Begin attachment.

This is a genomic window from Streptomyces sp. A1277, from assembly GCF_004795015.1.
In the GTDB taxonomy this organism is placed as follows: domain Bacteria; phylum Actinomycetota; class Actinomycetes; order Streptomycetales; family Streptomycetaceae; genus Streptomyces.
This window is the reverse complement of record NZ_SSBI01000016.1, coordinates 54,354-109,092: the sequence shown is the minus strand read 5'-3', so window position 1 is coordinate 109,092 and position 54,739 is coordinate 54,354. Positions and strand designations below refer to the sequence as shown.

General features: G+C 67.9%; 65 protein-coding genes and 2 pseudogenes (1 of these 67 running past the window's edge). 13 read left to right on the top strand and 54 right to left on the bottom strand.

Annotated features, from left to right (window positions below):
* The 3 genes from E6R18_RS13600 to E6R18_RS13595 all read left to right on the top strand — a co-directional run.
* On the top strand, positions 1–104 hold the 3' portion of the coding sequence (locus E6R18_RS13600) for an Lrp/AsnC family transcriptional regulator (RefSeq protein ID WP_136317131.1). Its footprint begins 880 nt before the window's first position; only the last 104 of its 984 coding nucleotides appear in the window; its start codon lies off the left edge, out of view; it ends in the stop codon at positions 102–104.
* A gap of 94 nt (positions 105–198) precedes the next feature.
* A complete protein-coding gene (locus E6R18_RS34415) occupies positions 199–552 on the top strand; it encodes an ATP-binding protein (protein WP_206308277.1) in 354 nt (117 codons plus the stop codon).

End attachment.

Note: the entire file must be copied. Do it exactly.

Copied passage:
This is a genomic window from Streptomyces sp. A1277, from assembly GCF_004795015.1.
In the GTDB taxonomy this organism is placed as follows: domain Bacteria; phylum Actinomycetota; class Actinomycetes; order Streptomycetales; family Streptomycetaceae; genus Streptomyces.
This window is the reverse complement of record NZ_SSBI01000016.1, coordinates 54,354-109,092: the sequence shown is the minus strand read 5'-3', so window position 1 is coordinate 109,092 and position 54,739 is coordinate 54,354. Positions and strand designations below refer to the sequence as shown.

General features: G+C 67.9%; 65 protein-coding genes and 2 pseudogenes (1 of these 67 running past the window's edge). 13 read left to right on the top strand and 54 right to left on the bottom strand.

Annotated features, from left to right (window positions below):
* The 3 genes from E6R18_RS13600 to E6R18_RS13595 all read left to right on the top strand — a co-directional run.
* On the top strand, positions 1–104 hold the 3' portion of the coding sequence (locus E6R18_RS13600) for an Lrp/AsnC family transcriptional regulator (RefSeq protein ID WP_136317131.1). Its footprint begins 880 nt before the window's first position; only the last 104 of its 984 coding nucleotides appear in the window; its start codon lies off the left edge, out of view; it ends in the stop codon at positions 102–104.
* A gap of 94 nt (positions 105–198) precedes the next feature.
* A complete protein-coding gene (locus E6R18_RS34415) occupies positions 199–552 on the top strand; it encodes an ATP-binding protein (protein WP_206308277.1) in 354 nt (117 codons plus the stop codon).